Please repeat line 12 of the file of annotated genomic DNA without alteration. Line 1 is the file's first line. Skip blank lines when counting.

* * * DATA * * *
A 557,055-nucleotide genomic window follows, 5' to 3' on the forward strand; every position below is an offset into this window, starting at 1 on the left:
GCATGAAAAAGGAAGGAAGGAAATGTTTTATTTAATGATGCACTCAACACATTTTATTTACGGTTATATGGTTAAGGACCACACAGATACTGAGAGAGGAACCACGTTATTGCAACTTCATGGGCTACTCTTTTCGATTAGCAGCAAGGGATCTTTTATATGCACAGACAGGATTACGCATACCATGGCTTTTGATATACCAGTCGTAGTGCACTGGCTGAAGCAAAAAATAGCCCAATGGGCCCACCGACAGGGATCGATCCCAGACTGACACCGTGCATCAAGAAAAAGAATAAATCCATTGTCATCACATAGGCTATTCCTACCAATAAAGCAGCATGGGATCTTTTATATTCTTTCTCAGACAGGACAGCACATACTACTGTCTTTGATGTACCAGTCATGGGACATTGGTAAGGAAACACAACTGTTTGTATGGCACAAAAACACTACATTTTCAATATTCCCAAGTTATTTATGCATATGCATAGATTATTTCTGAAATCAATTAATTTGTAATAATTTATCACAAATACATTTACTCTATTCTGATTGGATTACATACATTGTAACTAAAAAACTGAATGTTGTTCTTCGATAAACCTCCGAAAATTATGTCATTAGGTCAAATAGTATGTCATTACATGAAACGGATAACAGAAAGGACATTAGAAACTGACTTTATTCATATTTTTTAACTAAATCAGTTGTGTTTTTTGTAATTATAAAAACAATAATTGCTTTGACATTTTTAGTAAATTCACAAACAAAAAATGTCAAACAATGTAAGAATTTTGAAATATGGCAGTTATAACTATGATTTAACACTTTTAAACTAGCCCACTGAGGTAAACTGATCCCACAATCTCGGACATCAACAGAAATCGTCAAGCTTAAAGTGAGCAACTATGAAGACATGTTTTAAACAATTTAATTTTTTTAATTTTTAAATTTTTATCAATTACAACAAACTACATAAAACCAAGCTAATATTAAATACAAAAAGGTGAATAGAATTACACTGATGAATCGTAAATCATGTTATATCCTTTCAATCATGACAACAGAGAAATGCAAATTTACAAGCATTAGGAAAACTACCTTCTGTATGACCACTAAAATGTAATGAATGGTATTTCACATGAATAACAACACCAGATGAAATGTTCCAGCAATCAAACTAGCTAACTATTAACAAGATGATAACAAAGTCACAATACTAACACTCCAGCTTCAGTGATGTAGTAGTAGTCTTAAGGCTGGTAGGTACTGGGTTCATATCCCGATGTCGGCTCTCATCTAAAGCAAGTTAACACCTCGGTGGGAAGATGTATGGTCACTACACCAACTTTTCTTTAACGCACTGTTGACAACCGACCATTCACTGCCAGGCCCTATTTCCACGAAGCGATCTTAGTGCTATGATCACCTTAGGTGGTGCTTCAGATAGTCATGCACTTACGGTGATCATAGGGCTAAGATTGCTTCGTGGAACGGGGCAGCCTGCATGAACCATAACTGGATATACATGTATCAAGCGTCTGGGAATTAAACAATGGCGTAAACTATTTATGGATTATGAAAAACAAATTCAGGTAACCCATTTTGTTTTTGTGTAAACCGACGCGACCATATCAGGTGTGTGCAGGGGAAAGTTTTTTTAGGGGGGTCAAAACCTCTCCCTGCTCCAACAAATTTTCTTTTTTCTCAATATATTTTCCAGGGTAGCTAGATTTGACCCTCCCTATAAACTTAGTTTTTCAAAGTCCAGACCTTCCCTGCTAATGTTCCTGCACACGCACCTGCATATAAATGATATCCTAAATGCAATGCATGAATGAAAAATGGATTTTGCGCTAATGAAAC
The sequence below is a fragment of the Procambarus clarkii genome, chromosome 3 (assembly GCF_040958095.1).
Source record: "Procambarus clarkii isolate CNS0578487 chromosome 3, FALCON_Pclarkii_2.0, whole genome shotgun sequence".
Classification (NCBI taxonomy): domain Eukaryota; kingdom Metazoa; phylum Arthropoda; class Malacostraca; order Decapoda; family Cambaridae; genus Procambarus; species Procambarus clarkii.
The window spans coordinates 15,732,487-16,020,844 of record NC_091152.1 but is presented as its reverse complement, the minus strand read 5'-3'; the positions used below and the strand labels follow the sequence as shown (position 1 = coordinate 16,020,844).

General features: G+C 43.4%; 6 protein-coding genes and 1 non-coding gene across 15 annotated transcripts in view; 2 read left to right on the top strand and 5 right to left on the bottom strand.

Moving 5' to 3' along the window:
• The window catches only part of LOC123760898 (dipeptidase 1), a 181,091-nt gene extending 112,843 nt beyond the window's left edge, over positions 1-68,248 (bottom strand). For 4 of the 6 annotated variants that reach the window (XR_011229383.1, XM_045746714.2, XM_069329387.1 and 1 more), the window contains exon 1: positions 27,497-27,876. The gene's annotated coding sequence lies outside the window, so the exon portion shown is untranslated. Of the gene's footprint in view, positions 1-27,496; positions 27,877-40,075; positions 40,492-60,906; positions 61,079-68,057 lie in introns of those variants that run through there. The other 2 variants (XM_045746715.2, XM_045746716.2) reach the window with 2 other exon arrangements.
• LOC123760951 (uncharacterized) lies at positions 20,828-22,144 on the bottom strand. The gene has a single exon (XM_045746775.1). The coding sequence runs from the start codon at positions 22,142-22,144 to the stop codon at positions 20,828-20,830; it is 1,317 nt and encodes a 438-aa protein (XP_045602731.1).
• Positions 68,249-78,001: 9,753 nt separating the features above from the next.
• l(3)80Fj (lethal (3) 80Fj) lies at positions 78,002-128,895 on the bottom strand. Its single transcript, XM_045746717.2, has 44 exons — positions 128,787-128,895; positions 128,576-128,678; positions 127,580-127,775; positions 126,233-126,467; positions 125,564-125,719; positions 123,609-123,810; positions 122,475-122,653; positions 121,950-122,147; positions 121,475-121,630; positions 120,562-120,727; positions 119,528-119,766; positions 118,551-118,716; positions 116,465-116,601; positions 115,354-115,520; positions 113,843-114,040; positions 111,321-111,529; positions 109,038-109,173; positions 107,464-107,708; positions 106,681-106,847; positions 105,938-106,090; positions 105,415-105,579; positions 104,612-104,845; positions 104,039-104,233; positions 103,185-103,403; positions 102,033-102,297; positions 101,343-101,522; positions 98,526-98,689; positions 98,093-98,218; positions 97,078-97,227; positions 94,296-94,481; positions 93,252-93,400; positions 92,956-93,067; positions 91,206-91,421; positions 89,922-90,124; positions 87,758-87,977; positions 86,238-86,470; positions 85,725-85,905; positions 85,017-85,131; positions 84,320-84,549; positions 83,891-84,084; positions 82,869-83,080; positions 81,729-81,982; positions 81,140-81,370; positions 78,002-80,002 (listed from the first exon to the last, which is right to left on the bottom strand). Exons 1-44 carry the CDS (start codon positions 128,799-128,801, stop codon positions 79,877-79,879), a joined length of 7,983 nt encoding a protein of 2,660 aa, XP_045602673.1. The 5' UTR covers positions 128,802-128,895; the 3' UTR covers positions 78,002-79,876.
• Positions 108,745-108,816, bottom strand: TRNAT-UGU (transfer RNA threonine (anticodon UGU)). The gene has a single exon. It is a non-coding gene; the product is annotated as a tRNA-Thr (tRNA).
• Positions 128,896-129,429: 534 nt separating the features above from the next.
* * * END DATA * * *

• l(3)80Fj (lethal (3) 80Fj) lies at positions 78,002-128,895 on the bottom strand. Its single transcript, XM_045746717.2, has 44 exons — positions 128,787-128,895; positions 128,576-128,678; positions 127,580-127,775; positions 126,233-126,467; positions 125,564-125,719; positions 123,609-123,810; positions 122,475-122,653; positions 121,950-122,147; positions 121,475-121,630; positions 120,562-120,727; positions 119,528-119,766; positions 118,551-118,716; positions 116,465-116,601; positions 115,354-115,520; positions 113,843-114,040; positions 111,321-111,529; positions 109,038-109,173; positions 107,464-107,708; positions 106,681-106,847; positions 105,938-106,090; positions 105,415-105,579; positions 104,612-104,845; positions 104,039-104,233; positions 103,185-103,403; positions 102,033-102,297; positions 101,343-101,522; positions 98,526-98,689; positions 98,093-98,218; positions 97,078-97,227; positions 94,296-94,481; positions 93,252-93,400; positions 92,956-93,067; positions 91,206-91,421; positions 89,922-90,124; positions 87,758-87,977; positions 86,238-86,470; positions 85,725-85,905; positions 85,017-85,131; positions 84,320-84,549; positions 83,891-84,084; positions 82,869-83,080; positions 81,729-81,982; positions 81,140-81,370; positions 78,002-80,002 (listed from the first exon to the last, which is right to left on the bottom strand). Exons 1-44 carry the CDS (start codon positions 128,799-128,801, stop codon positions 79,877-79,879), a joined length of 7,983 nt encoding a protein of 2,660 aa, XP_045602673.1. The 5' UTR covers positions 128,802-128,895; the 3' UTR covers positions 78,002-79,876.